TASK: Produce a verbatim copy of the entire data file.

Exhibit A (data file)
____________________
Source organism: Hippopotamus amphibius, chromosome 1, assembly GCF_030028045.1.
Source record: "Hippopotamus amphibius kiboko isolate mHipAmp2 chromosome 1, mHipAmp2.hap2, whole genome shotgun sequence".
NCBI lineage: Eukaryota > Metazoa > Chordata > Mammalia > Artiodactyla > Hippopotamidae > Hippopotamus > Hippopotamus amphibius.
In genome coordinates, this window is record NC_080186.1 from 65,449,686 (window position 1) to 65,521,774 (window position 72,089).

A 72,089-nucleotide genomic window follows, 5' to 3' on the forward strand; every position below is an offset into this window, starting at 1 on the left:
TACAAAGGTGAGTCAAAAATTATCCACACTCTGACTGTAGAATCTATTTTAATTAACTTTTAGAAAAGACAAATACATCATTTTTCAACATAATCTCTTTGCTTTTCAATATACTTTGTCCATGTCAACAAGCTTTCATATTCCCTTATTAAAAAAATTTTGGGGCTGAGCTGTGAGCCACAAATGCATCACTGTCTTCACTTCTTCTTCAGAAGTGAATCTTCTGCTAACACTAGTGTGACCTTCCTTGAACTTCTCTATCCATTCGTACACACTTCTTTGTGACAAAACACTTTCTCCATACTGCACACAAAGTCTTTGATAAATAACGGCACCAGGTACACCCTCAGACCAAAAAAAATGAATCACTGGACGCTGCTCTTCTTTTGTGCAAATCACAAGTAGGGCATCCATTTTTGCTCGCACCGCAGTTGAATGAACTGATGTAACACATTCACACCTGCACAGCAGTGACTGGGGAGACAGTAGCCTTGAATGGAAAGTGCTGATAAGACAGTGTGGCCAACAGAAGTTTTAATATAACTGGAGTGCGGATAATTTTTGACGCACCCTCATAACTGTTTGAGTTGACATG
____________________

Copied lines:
Source organism: Hippopotamus amphibius, chromosome 1, assembly GCF_030028045.1.
Source record: "Hippopotamus amphibius kiboko isolate mHipAmp2 chromosome 1, mHipAmp2.hap2, whole genome shotgun sequence".
NCBI lineage: Eukaryota > Metazoa > Chordata > Mammalia > Artiodactyla > Hippopotamidae > Hippopotamus > Hippopotamus amphibius.
In genome coordinates, this window is record NC_080186.1 from 65,449,686 (window position 1) to 65,521,774 (window position 72,089).

A 72,089-nucleotide genomic window follows, 5' to 3' on the forward strand; every position below is an offset into this window, starting at 1 on the left:
TACAAAGGTGAGTCAAAAATTATCCACACTCTGACTGTAGAATCTATTTTAATTAACTTTTAGAAAAGACAAATACATCATTTTTCAACATAATCTCTTTGCTTTTCAATATACTTTGTCCATGTCAACAAGCTTTCATATTCCCTTATTAAAAAAATTTTGGGGCTGAGCTGTGAGCCACAAATGCATCACTGTCTTCACTTCTTCTTCAGAAGTGAATCTTCTGCTAACACTAGTGTGACCTTCCTTGAACTTCTCTATCCATTCGTACACACTTCTTTGTGACAAAACACTTTCTCCATACTGCACACAAAGTCTTTGATAAATAACGGCACCAGGTACACCCTCAGACCAAAAAAAATGAATCACTGGACGCTGCTCTTCTTTTGTGCAAATCACAAGTAGGGCATCCATTTTTGCTCGCACCGCAGTTGAATGAACTGATGTAACACATTCACACCTGCACAGCAGTGACTGGGGAGACAGTAGCCTTGAATGGAAAGTGCTGATAAGACAGTGTGGCCAACAGAAGTTTTAATATAACTGGAGTGCGGATAATTTTTGACGCACCCTCATAACTGTTTGAGTTGACATG